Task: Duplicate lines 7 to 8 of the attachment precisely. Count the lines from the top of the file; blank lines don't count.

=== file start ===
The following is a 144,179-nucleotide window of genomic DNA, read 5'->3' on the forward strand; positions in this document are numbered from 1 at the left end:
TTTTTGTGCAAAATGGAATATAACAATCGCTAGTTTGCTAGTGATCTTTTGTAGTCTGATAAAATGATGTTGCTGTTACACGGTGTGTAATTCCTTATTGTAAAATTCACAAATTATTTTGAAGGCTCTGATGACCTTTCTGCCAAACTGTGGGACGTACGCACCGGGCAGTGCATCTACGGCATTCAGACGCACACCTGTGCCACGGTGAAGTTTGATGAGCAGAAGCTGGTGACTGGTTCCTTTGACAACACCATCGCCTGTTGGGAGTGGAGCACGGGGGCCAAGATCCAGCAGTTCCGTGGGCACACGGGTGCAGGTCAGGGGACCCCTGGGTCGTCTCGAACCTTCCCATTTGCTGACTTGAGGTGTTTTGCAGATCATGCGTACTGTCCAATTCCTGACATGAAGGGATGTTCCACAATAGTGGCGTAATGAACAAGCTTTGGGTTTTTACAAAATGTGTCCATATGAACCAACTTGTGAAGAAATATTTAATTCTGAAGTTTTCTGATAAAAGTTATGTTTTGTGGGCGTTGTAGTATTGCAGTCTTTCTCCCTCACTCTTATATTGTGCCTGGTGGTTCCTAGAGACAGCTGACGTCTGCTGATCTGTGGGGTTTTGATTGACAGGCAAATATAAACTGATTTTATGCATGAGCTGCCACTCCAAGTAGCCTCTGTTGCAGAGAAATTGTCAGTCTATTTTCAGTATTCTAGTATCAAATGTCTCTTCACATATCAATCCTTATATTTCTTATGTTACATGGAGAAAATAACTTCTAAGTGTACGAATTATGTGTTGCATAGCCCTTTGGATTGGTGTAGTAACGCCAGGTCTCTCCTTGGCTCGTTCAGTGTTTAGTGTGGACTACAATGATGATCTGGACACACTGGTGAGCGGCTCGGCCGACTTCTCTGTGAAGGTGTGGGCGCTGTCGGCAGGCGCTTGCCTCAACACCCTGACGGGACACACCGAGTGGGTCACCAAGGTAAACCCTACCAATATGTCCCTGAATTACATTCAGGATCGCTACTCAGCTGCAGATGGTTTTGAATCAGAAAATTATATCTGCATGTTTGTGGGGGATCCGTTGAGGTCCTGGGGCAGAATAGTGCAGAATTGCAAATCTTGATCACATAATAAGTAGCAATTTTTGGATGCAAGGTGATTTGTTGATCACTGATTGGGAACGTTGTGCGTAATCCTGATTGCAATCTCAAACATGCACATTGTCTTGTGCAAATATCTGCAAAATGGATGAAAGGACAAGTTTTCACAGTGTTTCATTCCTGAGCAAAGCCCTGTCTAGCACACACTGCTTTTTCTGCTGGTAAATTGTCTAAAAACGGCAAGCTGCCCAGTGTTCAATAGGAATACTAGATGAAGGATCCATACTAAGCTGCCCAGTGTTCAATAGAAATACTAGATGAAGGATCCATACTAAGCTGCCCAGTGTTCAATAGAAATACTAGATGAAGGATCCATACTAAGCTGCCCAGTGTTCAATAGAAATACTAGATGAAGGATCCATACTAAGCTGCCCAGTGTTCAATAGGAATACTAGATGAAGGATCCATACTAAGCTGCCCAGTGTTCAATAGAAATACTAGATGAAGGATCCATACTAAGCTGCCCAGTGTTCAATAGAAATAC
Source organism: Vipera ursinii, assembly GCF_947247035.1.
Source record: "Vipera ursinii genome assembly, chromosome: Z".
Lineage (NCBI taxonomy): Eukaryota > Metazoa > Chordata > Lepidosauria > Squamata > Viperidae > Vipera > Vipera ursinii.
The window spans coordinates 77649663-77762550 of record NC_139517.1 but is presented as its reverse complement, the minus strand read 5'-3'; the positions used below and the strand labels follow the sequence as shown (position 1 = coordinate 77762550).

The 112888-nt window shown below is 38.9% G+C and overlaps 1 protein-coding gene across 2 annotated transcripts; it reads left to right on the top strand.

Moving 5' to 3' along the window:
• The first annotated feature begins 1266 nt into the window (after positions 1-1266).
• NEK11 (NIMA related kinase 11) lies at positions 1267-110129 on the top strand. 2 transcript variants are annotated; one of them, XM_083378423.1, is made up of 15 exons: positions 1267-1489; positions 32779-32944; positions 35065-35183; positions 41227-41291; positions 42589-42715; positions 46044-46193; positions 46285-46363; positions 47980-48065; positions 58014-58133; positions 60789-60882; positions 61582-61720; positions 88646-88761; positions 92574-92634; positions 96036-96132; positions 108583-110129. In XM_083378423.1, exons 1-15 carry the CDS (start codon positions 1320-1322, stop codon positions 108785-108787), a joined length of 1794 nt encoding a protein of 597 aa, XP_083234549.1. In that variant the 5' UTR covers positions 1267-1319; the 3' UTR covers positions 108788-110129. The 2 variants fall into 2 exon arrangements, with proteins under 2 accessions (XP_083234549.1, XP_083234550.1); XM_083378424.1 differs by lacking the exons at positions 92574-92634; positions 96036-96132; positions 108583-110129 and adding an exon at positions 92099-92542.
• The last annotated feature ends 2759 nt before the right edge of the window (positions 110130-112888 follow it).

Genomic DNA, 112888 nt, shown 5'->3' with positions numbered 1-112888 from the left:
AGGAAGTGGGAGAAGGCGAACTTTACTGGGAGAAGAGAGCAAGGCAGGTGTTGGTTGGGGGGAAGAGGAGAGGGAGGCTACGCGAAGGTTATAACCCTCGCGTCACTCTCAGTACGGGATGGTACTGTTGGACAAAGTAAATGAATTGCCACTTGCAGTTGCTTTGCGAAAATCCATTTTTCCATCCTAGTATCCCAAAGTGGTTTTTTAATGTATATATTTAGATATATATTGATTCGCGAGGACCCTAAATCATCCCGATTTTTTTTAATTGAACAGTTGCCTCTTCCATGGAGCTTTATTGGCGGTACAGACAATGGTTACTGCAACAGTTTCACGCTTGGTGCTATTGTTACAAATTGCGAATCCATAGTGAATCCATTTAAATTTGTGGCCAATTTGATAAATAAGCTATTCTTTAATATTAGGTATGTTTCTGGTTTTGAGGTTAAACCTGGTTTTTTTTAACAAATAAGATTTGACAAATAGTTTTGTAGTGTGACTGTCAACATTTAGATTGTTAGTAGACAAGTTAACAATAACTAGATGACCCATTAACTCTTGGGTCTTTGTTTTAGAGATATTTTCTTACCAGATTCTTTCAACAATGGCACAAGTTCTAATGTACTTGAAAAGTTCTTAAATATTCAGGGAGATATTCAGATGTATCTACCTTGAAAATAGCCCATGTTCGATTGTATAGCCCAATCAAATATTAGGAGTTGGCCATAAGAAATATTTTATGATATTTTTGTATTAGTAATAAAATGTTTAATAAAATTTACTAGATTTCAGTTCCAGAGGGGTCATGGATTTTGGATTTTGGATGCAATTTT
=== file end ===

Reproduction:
The 112888-nt window shown below is 38.9% G+C and overlaps 1 protein-coding gene across 2 annotated transcripts; it reads left to right on the top strand.

Moving 5' to 3' along the window: